What follows is a guest post by Chris Jenkins, Associate Dean at Oberlin Conservatory
Is classical music racist? Following the events of the summer of 2020 that exposed for many the depth of systemic racism within the justice system, people of color and their allies have raised the issue of racism in countless artistic and academic fields, classical music being no exception. Writing in the New Yorker in regard to classical music’s belated self-criticism, the critic Alex Ross admitted “such an examination is sorely needed in classical music, because of its problematic past.” Many other critics have answered definitively in the affirmative, or at least acknowledged major structural shortcomings in the design of the field. NPR critic Tom Huizenga has lamented “Why is American Classical Music so White?” Author and screenwriter Candace Allen, former wife of the British conductor Simon Rattle, has discussed the racist attitudes to which she has been subject, and declared that Black audience members are often made to feel unwelcome. Philip Ewell’s incendiary and accurate article “Music Theory and the White Racial Frame” begins with a necessary but seemingly self-evident proclamation – “music theory is white” – and explodes much of the entire field of theoretical musical analysis. Brandon Keith Brown, a Black conductor based in Berlin, has argued that “It’s Time to Make Orchestras Great Again – By Making Them Blacker.” Neybal Maysaud, a Lebanese-Druze composer, declares the entire genre as being so problematic that “It’s Time to Let Classical Music Die.”
In this blog post, I argue that the answer to the question of whether classical music is racist ought to be yes; but that casting the answer in terms of aesthetics provides a more coherent framework and points toward possible solutions. Like many fields, classical music’s chosen method of diversifying has not addressed its own values and approaches in order to become more inclusive, but rather has sought to diversify the population in which it inculcates a particular set of aesthetic priorities. Consequently, aesthetics themselves can end up constituting a structural barrier to diversification. Despite a number of commendable diversity initiatives, the aesthetics of the performance and pedagogy of classical music still do not resonate with many members of communities of color in the United States, and this is because the field has approached diversification as a project of assimilation, rather than integration. In addition to substantial change in the compositional diversity of performers, students, and audience, true diversification of the field will ultimately require aesthetic integration, the blending of more than one aesthetic approach to create something new that appeals to a diverse constituency. We might take African-American musical aesthetics as a point of comparison; what would a truly integrative approach that produces a new set of aesthetic priorities look like?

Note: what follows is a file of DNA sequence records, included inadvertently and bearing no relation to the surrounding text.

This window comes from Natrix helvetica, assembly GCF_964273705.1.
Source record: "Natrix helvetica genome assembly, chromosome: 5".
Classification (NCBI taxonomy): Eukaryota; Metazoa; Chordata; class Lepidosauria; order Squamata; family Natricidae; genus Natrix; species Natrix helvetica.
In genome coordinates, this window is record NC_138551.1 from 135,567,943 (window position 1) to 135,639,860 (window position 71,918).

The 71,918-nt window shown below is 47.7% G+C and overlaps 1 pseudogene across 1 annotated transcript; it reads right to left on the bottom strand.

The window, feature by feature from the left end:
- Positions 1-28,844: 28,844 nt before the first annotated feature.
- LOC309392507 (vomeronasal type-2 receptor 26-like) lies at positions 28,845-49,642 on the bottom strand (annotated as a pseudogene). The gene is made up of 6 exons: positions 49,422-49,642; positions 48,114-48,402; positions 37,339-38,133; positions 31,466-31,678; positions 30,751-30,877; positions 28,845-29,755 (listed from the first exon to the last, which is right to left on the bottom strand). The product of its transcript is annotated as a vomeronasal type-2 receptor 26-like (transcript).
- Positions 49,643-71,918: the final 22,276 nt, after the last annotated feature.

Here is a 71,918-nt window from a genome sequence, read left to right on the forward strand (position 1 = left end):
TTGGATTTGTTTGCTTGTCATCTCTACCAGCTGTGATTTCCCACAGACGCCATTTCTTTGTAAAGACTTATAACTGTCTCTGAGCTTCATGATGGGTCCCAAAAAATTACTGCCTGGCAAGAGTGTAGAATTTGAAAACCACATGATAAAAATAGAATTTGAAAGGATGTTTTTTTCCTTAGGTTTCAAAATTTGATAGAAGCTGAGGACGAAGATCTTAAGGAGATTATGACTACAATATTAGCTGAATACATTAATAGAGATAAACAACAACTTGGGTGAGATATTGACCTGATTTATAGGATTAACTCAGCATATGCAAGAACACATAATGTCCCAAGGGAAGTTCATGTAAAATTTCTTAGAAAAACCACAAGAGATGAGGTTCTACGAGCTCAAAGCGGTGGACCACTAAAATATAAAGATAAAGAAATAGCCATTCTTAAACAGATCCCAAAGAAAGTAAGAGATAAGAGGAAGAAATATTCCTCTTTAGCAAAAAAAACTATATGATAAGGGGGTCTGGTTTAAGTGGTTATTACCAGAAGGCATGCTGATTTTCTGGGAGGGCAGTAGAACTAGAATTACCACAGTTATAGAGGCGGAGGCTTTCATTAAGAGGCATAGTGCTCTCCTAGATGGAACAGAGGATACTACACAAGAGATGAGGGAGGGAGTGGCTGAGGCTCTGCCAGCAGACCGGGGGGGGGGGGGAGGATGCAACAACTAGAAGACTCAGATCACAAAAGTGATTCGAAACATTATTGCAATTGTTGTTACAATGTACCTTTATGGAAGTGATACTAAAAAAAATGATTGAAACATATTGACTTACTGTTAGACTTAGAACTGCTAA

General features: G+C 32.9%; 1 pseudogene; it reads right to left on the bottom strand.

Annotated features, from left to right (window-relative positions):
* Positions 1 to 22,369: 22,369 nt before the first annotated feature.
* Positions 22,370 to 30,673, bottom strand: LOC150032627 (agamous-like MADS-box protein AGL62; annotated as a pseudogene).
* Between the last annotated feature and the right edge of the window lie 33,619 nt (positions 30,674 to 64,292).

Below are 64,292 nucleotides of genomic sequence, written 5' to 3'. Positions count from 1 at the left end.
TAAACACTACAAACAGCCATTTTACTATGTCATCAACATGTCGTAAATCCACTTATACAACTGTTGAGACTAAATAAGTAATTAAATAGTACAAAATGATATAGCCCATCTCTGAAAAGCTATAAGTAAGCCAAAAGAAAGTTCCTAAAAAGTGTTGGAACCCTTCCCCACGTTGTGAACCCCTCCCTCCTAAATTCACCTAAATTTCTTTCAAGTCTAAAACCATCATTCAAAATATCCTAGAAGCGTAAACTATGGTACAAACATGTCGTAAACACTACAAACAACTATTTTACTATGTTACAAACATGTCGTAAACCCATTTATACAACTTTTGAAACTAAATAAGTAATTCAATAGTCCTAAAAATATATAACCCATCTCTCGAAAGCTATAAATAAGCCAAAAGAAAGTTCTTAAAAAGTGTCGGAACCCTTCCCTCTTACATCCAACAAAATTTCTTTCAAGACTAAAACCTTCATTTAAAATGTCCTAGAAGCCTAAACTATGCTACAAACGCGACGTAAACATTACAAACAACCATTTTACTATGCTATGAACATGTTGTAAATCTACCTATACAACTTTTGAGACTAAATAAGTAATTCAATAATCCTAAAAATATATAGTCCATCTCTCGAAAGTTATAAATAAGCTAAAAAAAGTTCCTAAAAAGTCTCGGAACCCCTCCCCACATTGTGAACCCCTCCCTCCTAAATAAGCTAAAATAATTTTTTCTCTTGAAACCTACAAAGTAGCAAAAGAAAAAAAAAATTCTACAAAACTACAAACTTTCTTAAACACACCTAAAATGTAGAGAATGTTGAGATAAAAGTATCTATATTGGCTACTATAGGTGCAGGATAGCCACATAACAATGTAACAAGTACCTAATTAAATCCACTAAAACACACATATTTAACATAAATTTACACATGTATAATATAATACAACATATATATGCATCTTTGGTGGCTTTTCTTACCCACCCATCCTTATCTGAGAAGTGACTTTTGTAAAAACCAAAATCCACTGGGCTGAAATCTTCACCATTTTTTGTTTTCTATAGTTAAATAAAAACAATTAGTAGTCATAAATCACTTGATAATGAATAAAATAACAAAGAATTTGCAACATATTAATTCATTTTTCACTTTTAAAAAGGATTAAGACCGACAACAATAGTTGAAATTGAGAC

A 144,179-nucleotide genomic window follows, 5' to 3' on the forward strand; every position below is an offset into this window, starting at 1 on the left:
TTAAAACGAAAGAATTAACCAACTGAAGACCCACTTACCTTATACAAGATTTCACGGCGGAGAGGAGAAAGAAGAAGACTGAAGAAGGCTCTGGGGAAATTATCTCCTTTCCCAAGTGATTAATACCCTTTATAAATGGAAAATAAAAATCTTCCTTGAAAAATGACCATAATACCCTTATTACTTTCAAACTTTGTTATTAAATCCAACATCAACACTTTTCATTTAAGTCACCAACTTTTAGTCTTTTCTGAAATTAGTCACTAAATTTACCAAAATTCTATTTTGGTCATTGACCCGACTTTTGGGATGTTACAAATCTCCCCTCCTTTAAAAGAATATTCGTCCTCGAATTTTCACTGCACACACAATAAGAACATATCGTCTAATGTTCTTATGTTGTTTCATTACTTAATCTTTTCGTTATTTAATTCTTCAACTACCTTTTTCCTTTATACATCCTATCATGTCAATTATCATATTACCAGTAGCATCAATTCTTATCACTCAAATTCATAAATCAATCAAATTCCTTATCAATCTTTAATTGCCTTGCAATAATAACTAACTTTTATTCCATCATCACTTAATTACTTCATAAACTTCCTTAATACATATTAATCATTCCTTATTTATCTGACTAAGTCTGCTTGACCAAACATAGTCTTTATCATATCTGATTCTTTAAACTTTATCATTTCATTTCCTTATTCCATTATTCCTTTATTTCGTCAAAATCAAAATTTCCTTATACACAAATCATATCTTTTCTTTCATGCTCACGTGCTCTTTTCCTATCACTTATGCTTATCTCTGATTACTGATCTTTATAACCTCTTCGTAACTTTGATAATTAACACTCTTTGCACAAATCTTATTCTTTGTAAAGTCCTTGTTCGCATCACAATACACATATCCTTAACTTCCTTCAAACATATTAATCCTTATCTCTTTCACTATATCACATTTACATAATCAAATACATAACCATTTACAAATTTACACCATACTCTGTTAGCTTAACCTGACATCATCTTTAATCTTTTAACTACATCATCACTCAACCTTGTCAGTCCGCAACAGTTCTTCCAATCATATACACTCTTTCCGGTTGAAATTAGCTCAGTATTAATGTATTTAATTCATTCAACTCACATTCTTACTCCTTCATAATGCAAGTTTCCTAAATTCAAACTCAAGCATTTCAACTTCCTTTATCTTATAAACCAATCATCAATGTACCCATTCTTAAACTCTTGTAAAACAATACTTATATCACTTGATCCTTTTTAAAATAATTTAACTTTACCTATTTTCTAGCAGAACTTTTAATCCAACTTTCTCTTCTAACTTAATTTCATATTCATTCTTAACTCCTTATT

Defining Terms & The Aesthetics of Black Music
Readers of this blog are obviously familiar with the concept of aesthetics; in relation to music, I am conceiving of aesthetics as a concept of the beautiful and ideal expression to which all intentionality and training aims. I take here Webster’s dictionary definitions of “assimilation,” meaning “to absorb into the cultural tradition of a group; to make similar,” and “integration” as defined as “to form, coordinate, or blend into a functioning or unified whole”; and particularly, “to end the segregation of and bring into equal membership in society.” This latter definition is particularly important because the American classical music tradition has consistently subordinated African-American musical genres and aesthetics, just as Blackness in all of its forms has been consistently subordinated throughout American history.
In his 1983 article “Black Music as an Art Form,” Olly Wilson identifies six features of the African-American musical aesthetic: (1) use of rhythmical ambiguity and polyrhythm; (2) instruments played for percussive effect and to create stress accents; (3) call-and-response structures abound on multiple levels; (4) high musical event density; (5) a “heterogeneous sound tendency” consisting of many voices of opposing timbres simultaneously; and (6) the use of the physical body in making music.